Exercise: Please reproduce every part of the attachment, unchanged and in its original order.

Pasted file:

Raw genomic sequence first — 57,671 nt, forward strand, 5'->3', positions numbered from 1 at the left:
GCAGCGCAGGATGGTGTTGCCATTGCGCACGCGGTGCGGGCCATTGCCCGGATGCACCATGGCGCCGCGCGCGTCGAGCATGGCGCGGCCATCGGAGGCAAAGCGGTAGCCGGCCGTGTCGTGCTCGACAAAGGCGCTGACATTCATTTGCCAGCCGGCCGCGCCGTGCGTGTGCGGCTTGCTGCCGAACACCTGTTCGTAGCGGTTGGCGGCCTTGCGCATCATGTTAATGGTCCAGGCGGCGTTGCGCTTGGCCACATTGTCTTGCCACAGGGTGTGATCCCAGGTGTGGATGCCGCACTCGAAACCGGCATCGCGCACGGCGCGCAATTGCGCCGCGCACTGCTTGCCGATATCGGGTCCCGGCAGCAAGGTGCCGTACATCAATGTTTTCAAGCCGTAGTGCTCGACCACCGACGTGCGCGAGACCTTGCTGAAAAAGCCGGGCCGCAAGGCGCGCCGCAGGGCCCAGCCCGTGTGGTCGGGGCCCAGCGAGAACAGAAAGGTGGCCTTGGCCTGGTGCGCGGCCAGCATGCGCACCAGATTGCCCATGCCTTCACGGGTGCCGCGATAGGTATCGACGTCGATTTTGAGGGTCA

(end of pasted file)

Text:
Raw genomic sequence first — 57,671 nt, forward strand, 5'->3', positions numbered from 1 at the left:
GCAGCGCAGGATGGTGTTGCCATTGCGCACGCGGTGCGGGCCATTGCCCGGATGCACCATGGCGCCGCGCGCGTCGAGCATGGCGCGGCCATCGGAGGCAAAGCGGTAGCCGGCCGTGTCGTGCTCGACAAAGGCGCTGACATTCATTTGCCAGCCGGCCGCGCCGTGCGTGTGCGGCTTGCTGCCGAACACCTGTTCGTAGCGGTTGGCGGCCTTGCGCATCATGTTAATGGTCCAGGCGGCGTTGCGCTTGGCCACATTGTCTTGCCACAGGGTGTGATCCCAGGTGTGGATGCCGCACTCGAAACCGGCATCGCGCACGGCGCGCAATTGCGCCGCGCACTGCTTGCCGATATCGGGTCCCGGCAGCAAGGTGCCGTACATCAATGTTTTCAAGCCGTAGTGCTCGACCACCGACGTGCGCGAGACCTTGCTGAAAAAGCCGGGCCGCAAGGCGCGCCGCAGGGCCCAGCCCGTGTGGTCGGGGCCCAGCGAGAACAGAAAGGTGGCCTTGGCCTGGTGCGCGGCCAGCATGCGCACCAGATTGCCCATGCCTTCACGGGTGCCGCGATAGGTATCGACGTCGATTTTGAGGGTCA